WOOD COUNTY (WTOL) - The effects of the falling stock market, the crisis in the automotive industry and the increase in unemployment are being felt almost everywhere.
Indeed, business owners in Wood County are feeling the pinch, too.
They're not about to go out of business at the Great Scott in North Baltimore, but shoppers are being thriftier when grocery shopping.
"People are cutting back. There's no doubt about it. Everything going on at the factories. It's worrisome," said Gary Ossman, store manager.
Printer Rick Mays has seen his business drop as well. He's even taken a part-time job as a custodian.
"Well, because other people are using other methods of getting their printing done. And people aren't buying promotional items like scratch pads and things like that," Mays explained.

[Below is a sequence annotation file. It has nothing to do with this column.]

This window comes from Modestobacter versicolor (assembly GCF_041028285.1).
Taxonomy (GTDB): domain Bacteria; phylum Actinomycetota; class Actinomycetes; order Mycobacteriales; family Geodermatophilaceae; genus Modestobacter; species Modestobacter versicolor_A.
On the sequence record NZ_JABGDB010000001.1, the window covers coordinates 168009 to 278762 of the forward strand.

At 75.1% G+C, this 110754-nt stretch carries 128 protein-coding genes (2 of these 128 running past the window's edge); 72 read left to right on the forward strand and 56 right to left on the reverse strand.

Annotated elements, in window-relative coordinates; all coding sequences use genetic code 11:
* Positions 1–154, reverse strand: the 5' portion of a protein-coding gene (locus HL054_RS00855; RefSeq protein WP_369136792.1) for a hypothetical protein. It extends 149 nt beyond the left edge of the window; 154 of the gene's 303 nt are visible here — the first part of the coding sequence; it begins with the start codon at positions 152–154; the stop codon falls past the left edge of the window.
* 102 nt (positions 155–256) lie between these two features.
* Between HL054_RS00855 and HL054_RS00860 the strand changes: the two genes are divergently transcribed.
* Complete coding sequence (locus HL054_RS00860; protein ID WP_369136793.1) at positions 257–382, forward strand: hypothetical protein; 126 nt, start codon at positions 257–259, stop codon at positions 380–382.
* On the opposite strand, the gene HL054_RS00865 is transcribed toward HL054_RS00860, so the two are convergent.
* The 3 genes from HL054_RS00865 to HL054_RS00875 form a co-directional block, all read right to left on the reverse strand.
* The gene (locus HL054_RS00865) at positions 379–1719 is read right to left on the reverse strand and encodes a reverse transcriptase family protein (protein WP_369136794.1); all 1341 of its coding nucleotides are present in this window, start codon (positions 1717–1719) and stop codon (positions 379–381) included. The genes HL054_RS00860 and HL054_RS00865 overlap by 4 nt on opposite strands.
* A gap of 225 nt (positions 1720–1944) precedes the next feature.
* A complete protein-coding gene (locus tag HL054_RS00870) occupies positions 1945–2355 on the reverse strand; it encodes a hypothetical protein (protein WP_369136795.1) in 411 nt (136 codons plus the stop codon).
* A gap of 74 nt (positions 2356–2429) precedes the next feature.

The bottom fell out of North Baltimore auto parts supplier Continental Structural Plastics last April, when workers learned the plant was moving to Wyandott County. By year's end, 270 jobs will be gone.
Tom Blaha heads up the Wood County Economic Development Commission. He worries other parts suppliers in the county could fold, too, leading to greater job loss.
But, he says, "When automotive comes back, we're still here for them."
In the meantime, he expects Wood County will survive because it's not heavily dependent on the automotive industry. He points to the planned CSX Intermodal in North Baltimore and the First Solar expansion in Perrysburg Township as examples because they both could create hundreds of new jobs.